For visualisation, we need to change the Date value to the datetime value. Then, as we click on the column, we will have the hover on the right side of the window to select the data type we want to proceed with.
From here, we can select our required data type.
Above we have got some options shown in the image below.
Using the graph option.
After selecting the graph option on the right side of the screen, we will have this option from where we can select the chart type, and by providing the access, we can easily make a graph faster and interactive.
Here I have generated a scatter plot of our time series, and we can see the visualization of our data; also, if you are using IoT on your computer and generating the graph, the graph will be a live graph where you can see the value for a particular value by moving your cursor. Using Mito we can also perform most of the functionality similar to the excel and google sheets. Next, I am performing the addition function in the UNITS column where I am adding 1 to every UNIT value.
Here we can see how simple the task was. I just need to click on any data point and define the task. We can also pass the data using the pandas data frame.
import pandas as pd # initialize list of lists data = [['tom', 10], ['nick', 15], ['juli', 14]] # Create the pandas DataFrame df = pd.DataFrame(data, columns = ['Name', 'Age']) mitosheet.sheet(df)
Also, we can see that we can pivot, merge and download and save the data from the reports using Mito. Here you can see all the functionality and formulas supported by Mito. Also, you can see the functionality and formula from the doc option given in the right corner of the page.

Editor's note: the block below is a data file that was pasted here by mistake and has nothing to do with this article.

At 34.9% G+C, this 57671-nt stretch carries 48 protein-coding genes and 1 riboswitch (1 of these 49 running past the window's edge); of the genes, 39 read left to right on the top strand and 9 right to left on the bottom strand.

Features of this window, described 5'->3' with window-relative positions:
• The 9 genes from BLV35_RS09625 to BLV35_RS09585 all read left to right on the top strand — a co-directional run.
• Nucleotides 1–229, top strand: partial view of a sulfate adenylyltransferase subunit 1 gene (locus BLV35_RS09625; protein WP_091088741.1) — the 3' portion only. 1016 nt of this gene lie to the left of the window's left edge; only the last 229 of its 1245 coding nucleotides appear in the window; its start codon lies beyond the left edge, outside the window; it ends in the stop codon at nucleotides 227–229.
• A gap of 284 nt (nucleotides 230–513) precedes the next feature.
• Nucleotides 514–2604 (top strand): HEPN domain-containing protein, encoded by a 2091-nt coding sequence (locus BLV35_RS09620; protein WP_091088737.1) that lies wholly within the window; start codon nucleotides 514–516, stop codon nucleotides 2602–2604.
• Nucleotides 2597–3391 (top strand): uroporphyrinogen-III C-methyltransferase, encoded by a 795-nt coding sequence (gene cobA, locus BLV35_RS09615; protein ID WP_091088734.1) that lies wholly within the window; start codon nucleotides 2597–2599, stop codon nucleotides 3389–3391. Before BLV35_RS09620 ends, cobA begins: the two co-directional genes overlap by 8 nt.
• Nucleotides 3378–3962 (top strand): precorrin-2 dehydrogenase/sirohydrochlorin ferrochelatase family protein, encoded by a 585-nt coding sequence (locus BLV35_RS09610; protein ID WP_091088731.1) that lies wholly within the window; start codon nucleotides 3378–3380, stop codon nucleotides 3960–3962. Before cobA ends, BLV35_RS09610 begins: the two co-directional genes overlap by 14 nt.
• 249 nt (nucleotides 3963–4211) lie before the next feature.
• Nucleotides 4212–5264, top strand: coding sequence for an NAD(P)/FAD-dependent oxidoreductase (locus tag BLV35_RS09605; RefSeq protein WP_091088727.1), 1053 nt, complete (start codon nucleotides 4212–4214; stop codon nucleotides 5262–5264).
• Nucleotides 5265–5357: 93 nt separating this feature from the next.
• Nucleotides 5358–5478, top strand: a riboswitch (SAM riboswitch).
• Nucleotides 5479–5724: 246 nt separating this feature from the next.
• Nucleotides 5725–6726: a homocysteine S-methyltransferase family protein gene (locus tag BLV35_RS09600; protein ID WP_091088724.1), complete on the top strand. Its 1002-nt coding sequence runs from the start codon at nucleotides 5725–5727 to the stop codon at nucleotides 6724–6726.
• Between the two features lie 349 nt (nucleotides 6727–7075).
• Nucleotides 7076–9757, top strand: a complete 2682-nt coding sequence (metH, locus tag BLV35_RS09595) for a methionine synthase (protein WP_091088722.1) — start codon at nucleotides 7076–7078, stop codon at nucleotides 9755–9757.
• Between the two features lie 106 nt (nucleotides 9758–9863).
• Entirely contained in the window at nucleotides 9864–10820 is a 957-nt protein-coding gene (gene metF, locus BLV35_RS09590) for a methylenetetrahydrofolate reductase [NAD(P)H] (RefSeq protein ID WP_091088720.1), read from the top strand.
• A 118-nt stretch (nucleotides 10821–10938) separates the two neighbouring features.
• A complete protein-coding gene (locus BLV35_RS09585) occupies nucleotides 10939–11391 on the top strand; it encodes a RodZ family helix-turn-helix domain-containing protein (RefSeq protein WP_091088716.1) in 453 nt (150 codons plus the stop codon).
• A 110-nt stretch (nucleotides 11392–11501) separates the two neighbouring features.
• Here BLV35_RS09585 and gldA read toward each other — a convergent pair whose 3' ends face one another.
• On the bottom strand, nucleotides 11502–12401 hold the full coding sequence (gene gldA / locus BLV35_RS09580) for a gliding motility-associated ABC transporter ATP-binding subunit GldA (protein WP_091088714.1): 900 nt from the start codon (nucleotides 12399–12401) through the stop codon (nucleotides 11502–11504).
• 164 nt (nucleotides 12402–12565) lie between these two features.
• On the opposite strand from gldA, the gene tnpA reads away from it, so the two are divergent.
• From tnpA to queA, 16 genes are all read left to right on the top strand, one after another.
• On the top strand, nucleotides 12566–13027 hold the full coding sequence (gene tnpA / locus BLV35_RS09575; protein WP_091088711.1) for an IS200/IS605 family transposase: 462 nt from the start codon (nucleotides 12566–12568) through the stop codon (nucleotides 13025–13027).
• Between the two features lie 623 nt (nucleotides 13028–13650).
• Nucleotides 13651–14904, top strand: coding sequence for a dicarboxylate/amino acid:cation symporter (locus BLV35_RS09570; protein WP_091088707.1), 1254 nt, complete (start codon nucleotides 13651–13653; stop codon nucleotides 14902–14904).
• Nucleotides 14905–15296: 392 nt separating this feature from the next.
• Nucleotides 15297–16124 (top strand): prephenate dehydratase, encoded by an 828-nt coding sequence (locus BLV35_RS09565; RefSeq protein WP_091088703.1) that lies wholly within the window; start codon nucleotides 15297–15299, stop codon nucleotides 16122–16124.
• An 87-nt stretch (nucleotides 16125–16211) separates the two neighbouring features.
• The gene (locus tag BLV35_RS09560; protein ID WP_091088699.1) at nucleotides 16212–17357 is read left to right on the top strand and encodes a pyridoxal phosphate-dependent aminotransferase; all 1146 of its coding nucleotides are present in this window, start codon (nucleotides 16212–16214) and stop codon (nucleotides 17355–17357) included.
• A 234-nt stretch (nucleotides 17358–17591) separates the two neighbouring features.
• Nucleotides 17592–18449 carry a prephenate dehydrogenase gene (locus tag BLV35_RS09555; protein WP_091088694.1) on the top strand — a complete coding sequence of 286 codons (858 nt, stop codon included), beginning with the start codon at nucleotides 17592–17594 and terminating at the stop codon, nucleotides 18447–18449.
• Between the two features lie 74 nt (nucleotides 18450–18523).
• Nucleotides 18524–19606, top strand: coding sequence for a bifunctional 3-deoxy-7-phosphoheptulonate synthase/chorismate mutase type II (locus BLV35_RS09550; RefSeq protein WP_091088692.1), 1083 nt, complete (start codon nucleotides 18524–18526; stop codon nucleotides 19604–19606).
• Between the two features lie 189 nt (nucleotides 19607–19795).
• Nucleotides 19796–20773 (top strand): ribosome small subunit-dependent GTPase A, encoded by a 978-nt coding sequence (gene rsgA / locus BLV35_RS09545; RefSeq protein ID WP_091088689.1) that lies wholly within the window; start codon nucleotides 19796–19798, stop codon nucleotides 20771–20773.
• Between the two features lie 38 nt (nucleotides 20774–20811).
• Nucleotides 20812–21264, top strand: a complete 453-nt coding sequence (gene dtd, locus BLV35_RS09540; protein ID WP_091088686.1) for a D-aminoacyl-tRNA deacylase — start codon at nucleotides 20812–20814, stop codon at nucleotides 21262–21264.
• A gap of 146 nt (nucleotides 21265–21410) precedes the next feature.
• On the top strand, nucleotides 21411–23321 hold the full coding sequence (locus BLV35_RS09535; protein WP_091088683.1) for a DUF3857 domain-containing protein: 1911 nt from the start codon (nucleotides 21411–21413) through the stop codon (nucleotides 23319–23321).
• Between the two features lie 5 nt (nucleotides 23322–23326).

Here we can see how easy it becomes to perform EDA with the Mito package. Also, if we want to learn or see the code part in the next code cell, you will see all the codes for every step you performed.
We can know how we performed all these steps using pandas and the NumPy library from this cell. Also, we can copy paste and perform them separately for manipulating and visualizing the data using python.
Mito claims that using it; we can perform Easy, Powerful & Flexible EDA where it reduces the coding part from the process and also we can also repeat the process after saving the file. In terms of power, it provides the graphs with such a high speed and accuracy, which is also a factor in saving time with low amounts of effort. Furthermore, this environment provides the flexibility to work in any environment. For example, you are performing analysis in Power BI. In that case, you always need to open that application and perform the analysis, but here with the Mito environment, we have codes for every step. So in the process of modeling it will help focus more on modeling instead of EDA because we will just need to acquire the codes and put them before the fitting of the model.
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Yugesh is a graduate in automobile engineering and worked as a data analyst intern. He completed several Data Science projects. He has a strong interest in Deep Learning and writing blogs on data science and machine learning.